A development company got more than they bargained for at a community meeting recently when a crowd of around 300 people turned up to hear their vision for a new township in the area.
Eager residents crammed into Mangawhai Museum on June 23, and spilled out into the car park, as all ears tuned in to hear Viranda Partners’ future plans for Mangawhai Central [MC], formerly Estuary Estate.
Chairman for the property investment and land development firm, Andrew Guest commented after the meeting that he was surprised at not only the amount of people who attended but also the general feel of the crowd.
“I actually thought there would be less people and more objections,” he says. “The meeting was extremely more positive than I thought it would be.”
Mangawhai Central is presented as the future ‘heartbeat of the area’ uniting two current shopping areas – the Village and the Heads – with a range of facilities including a medical centre, supermarket, secondary school, retirement village and cafes designed around a town square.
An assortment of residential housing and land packages are also on offer and the company declare ‘Mangawhai’s natural environment will inspire and lead the project.’
Viranda are hoping to have the area ready for occupation by 2020.
Guest answered a raft of enquiries regarding the development, including the possibility of a public swimming pool, movie theatre and college as well as supporting infrastructure, size of residential sections and the prospect of further traffic congestion on Molesworth Drive which he said he was ‘very conscious of’.
He also reassured residents that locals will be the first to be consulted regarding matters in the initial developmental stages and ongoing tender process.
“Mangawhai Central is for Mangawhai residents,” he said. “Providing they are available, can supply efficiently and on a 'reasonably' competitive basis, local suppliers of products and services will be preferred over products and services offered from outside the area. Our project team are focused to ensure that the community are listened to and engaged where possible throughout the journey.”
The impact of the development on the surrounding environment also raised a number of questions, with concerns over the nature buffer between neighbouring residence, Sunlea Lane and possible pollutants being washed into the harbour considering 50 percent of the MC boundary lies along the water’s edge.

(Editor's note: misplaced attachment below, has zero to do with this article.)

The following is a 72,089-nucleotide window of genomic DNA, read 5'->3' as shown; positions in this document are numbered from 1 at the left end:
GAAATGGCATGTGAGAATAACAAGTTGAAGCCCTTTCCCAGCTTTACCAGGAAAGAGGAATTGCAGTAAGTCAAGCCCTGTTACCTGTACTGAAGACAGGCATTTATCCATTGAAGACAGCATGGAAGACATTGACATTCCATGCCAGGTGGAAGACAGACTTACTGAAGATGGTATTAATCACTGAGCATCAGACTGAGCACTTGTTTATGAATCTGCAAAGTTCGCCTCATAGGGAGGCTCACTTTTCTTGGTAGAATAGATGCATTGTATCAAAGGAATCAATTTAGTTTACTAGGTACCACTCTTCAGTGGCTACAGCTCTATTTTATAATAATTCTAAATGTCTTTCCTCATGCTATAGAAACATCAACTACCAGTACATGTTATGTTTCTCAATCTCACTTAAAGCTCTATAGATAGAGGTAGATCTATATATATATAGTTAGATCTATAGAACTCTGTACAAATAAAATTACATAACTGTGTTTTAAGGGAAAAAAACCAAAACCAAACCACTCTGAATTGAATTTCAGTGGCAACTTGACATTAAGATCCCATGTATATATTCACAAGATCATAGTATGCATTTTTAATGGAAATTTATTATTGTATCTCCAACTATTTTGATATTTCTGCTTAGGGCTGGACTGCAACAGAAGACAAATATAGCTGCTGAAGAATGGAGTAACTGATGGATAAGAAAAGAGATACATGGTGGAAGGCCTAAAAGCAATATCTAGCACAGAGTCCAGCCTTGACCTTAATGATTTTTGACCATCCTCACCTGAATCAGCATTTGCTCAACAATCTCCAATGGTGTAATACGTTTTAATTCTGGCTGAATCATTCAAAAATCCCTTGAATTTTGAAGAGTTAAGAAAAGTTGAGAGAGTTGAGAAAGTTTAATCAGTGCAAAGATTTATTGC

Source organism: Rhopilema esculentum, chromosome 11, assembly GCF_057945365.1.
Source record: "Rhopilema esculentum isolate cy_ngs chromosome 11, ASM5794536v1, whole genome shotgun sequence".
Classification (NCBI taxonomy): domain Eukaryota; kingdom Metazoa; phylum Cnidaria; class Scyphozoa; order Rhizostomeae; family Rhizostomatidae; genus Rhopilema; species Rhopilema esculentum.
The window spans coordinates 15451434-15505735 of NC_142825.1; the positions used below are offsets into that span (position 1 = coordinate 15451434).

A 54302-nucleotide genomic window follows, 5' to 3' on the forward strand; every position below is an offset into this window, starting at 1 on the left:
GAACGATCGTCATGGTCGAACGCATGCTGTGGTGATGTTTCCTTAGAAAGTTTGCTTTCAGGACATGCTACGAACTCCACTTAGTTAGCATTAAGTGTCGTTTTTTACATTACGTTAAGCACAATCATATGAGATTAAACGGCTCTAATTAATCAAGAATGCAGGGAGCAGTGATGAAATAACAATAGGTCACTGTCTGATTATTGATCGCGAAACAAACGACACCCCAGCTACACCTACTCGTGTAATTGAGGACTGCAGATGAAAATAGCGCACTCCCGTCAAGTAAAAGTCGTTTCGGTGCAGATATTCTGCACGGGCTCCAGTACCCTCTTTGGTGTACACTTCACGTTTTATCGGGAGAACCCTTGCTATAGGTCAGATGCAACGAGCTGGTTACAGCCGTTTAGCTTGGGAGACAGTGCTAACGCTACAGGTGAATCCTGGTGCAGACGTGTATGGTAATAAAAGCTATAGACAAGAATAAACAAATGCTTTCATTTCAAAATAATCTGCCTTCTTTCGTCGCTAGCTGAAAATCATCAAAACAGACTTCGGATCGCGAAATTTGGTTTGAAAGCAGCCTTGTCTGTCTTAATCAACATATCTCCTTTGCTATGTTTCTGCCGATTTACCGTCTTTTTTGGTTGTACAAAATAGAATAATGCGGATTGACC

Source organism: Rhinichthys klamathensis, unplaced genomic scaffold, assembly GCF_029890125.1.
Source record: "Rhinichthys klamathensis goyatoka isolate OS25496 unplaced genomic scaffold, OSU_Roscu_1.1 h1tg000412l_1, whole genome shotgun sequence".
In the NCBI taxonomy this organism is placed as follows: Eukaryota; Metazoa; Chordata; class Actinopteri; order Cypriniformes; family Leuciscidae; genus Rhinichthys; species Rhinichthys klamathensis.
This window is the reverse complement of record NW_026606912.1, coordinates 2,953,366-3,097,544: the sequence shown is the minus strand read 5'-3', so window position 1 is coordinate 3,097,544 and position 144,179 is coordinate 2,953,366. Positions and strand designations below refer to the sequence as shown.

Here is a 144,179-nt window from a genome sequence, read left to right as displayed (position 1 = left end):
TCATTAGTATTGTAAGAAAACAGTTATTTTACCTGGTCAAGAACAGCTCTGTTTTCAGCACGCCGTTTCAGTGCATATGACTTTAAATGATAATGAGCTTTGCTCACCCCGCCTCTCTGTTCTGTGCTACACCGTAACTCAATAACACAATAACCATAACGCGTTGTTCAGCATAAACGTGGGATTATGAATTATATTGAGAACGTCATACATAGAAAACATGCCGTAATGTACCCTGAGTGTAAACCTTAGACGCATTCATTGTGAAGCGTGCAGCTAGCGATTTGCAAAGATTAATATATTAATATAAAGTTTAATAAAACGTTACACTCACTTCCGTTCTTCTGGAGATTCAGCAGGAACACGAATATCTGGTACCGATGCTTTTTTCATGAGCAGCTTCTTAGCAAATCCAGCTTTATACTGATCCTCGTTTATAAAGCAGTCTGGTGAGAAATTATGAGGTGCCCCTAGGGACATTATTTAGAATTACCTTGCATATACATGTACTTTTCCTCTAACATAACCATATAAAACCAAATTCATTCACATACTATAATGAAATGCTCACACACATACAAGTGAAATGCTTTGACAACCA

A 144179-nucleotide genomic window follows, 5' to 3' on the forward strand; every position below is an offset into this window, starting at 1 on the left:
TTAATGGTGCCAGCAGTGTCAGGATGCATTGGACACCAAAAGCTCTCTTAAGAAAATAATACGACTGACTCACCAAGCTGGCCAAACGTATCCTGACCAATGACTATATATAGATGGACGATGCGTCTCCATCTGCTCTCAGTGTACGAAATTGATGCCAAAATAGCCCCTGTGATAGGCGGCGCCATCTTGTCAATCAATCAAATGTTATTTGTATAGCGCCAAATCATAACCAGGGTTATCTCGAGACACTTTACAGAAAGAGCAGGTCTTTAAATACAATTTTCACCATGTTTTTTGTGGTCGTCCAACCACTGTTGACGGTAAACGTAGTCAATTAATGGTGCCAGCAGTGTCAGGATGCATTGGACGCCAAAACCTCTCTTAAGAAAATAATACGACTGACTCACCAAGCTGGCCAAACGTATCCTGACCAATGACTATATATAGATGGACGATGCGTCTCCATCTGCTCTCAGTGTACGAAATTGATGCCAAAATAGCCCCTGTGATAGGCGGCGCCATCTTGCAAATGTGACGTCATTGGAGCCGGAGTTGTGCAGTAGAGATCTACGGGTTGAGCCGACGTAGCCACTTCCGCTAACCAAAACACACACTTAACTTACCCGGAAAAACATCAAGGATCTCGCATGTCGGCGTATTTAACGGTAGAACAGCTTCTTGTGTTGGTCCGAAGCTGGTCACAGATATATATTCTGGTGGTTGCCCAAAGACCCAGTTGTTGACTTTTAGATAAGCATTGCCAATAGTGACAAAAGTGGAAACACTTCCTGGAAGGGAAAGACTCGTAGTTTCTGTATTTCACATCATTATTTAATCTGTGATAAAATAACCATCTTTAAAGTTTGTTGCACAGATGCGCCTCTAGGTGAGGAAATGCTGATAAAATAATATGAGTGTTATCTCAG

Guest, who was a frequent visitor to Mangawhai as a child, stated his company had ‘no plans to touch the buffer’ and also proclaimed that ‘nothing we do there, no development will impact the harbour’.
“I feel very strongly about this. We are completely committed to the Mangawhai community here… partly because we love it,” he says. “We envision trees, lakes, park benches and cafes… when people look at the town we want it to be a visually, aesthetically-pleasing feature.”
MC’s prospective population is estimated to be around 1500 based on the potential 500-550 permanent and holiday housing proposed.
Due to Viranda’s Northridge Estate housing project in Flat Bush, South Auckland, where land is being divided up into 256-344sqm lots, there was some concern MC may also result in similar-sized sections.
Guest received applause when he stated that the ‘properties should be kept as large as possible’.
“The smaller size is out of the question for Mangawhai Central,” he assured. “If this development starts to imitate Flat Bush, we won’t be invited back!”
The current existing plan is for larger lot sizes of 800sqm-1000sqm, although Guest did indicate that the council 'as a general principle would be likely to support and encourage' smaller lot sizes for some areas.
“Greater intensification will not be the governing objective to the development as in many cases it tends to lower quality,” he says. “The primary focus will be the diversification of residential products… that meet the demands of the community and potential buyers. Smaller lots may permit some townhouse development or more affordable freehold lots but we haven't yet mapped out the residential area in detail which is a process that will take place over the next 3–6 months.”
A possible Asian connection to the development was also queried which Guest confirmed.
“Our principal client is a Chinese New Zealand citizen and the minority shareholder is a Chinese investment company. Viranda has an equity position in the overall project. No shareholder intends or wishes to play an active role and they have placed the governance of the project through Viranda.”
Further consultations are being planned for later in the year where more specific details will be available to the community.
“Possibly around October, I’ll be able to present a higher level plan to the community which will possibly receive a higher level of objections,” he says. “However we want it to be a completely transparent process… if the community does not like something we won’t go ahead with it.”
- By Julia Wade
POSITIVE: Viranda Partners Ltd chairman, Andrew Guest (right) and associates tackle some tough questions, but also receive applause and smiles from a receptive audience.
“I feel very strongly about this. We are completely committed to the Mangawhai community here…”
- Andrew Guest